RochesterSeptember 12, 2012
City Council unhappy with OPC interlocal agreement revisions
Council agrees to take a break from interlocal agreement discussions until 2013
By Mary Beth Almond
C & G Staff Writer
ROCHESTER — City Council members recently made it clear that many of them would not support some major changes to the Older Persons’ Commission interlocal agreement that have been passed by a majority of the OPC Governing Board.
A subcommittee of the OPC Governing Board, which included members from each of the communities, worked on the changes for about five months, according to Rochester Hills City Council member Michael Webber, who serves as vice chairman of the OPC board. The revisions would need to be passed by all three communities included in the interlocal agreement — Rochester, Rochester Hills and Oakland Township — in order to take effect.
“The interlocal (agreement) is something that we all agree needs to be changed, but it’s difficult to get that achieved, so that’s kind of the next thing. The OPC Governing Board can make changes, but all three communities have to agree on it, and that’s going to be a work in progress,” said Rochester Mayor Pro Tem Stuart Bikson, who serves as one of Rochester’s representatives on the OPC board, along with resident Lucy Strand.
Mayor Pro Tem Jeffrey Cuthbertson and other council members weren’t shy about voicing their opinions about the proposed changes passed 6-2 by the OPC board. Bikson and Strand voted against the changes.
Webber was one of the six board members who voted to approve the changes.
“The thought was, on the Governing Board, was we want to present these changes to the three communities. … It wasn’t necessarily me saying, ‘I like everything in that document,’ but what it was, was we need to move this process forward and present this to the three communities,” he said.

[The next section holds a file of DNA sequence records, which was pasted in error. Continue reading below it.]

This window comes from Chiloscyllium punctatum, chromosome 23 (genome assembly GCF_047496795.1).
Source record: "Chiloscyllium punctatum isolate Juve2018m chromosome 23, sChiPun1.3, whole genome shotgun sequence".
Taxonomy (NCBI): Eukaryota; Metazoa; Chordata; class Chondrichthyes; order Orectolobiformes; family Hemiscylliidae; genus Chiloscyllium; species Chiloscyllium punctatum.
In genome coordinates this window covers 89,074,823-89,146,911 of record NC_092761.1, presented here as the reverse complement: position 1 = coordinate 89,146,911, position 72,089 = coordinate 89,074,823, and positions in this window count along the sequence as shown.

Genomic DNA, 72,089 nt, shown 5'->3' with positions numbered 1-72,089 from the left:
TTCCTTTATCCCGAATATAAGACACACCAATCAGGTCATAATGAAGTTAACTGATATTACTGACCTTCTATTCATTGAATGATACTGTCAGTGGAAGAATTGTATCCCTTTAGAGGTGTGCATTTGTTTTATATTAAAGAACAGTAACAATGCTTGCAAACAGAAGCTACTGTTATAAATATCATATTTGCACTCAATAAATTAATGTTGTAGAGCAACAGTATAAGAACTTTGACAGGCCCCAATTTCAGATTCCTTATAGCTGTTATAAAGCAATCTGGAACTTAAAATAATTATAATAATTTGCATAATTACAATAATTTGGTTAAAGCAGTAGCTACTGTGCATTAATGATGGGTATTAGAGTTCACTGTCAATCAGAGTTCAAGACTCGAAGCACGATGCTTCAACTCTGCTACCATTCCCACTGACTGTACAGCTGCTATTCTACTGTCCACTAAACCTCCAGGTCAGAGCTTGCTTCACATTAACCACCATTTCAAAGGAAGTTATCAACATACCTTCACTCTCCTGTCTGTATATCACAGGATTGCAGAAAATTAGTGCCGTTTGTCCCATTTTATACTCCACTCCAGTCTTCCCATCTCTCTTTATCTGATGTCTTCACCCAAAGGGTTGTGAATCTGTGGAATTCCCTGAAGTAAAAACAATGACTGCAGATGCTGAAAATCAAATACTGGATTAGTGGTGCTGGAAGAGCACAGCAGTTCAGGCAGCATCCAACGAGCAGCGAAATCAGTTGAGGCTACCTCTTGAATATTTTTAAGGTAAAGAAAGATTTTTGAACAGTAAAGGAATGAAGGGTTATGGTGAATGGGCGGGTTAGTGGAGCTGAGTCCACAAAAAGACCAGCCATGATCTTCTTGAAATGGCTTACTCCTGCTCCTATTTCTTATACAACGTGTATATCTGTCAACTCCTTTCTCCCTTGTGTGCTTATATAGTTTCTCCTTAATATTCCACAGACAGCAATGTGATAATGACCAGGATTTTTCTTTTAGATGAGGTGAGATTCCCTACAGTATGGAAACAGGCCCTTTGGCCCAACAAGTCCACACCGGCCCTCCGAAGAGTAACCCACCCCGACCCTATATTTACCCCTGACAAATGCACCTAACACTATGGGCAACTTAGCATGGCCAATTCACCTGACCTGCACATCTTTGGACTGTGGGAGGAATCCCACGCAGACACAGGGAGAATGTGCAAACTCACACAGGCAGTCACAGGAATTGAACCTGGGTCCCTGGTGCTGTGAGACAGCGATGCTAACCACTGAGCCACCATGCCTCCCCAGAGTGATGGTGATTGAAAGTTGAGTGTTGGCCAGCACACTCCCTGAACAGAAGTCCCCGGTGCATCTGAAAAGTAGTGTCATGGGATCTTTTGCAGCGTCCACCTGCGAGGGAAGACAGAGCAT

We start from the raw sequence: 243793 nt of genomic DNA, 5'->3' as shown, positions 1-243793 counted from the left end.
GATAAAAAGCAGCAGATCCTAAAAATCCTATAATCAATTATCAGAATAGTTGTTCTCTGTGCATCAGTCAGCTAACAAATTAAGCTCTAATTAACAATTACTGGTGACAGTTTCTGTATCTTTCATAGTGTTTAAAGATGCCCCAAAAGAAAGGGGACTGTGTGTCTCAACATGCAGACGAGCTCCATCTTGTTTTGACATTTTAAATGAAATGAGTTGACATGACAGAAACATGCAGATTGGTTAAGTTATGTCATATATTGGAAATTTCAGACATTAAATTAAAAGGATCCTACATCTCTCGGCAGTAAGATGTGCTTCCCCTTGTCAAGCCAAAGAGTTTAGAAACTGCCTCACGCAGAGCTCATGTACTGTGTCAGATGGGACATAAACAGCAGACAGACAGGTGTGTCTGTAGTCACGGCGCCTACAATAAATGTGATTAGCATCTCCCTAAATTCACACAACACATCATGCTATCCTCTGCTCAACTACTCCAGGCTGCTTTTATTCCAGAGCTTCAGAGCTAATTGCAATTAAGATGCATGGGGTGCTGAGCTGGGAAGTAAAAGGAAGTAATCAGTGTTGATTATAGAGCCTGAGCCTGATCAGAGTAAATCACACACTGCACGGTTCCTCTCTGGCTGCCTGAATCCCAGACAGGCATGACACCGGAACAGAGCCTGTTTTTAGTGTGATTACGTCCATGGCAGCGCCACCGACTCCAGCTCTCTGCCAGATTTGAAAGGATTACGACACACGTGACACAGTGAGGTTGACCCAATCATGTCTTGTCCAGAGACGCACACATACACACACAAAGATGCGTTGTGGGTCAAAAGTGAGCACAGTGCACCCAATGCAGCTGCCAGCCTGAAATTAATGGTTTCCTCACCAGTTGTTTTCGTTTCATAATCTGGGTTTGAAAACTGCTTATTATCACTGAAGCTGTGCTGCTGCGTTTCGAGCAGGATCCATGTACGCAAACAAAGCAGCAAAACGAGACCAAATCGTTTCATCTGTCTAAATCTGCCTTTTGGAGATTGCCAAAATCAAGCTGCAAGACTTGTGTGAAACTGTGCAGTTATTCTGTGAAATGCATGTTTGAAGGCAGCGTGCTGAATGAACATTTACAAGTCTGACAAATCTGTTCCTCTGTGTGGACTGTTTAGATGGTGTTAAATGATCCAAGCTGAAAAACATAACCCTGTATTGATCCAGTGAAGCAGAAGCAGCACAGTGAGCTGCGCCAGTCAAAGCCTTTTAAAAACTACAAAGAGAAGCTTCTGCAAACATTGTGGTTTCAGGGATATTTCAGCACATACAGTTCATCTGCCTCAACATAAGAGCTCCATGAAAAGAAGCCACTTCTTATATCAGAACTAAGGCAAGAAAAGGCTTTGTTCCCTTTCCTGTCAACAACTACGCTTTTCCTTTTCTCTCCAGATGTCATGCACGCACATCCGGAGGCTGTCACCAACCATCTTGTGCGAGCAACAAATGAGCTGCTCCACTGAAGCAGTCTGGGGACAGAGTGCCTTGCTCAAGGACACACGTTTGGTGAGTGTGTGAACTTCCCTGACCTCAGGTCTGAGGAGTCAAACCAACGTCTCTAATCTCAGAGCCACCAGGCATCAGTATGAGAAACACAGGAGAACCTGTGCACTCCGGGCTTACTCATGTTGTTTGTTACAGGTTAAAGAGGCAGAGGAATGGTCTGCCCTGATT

While Cuthbertson said a handful of the proposed changes make sense — the ones that he characterizes as “housekeeping in nature” — he does not support three of the suggested changes, which are wholesale and material shifts in the way that the organization is governed and potentially funded.
The first major change under the revised agreement, according to Cuthbertson, is the fact that the board would be able to take action with a majority vote of the members present — rather than a majority of the entire board. The proposed agreement strikes out the line “a majority of the commission shall be necessary, present and voting for the commission to take any action.” Currently, five out of eight members on the OPC Governing Board have to be present to pass something, but with the removal of that line, Cuthbertson said only five people would be needed to have a quorum and then only a majority of the five — three people — would need to vote for something for it to pass.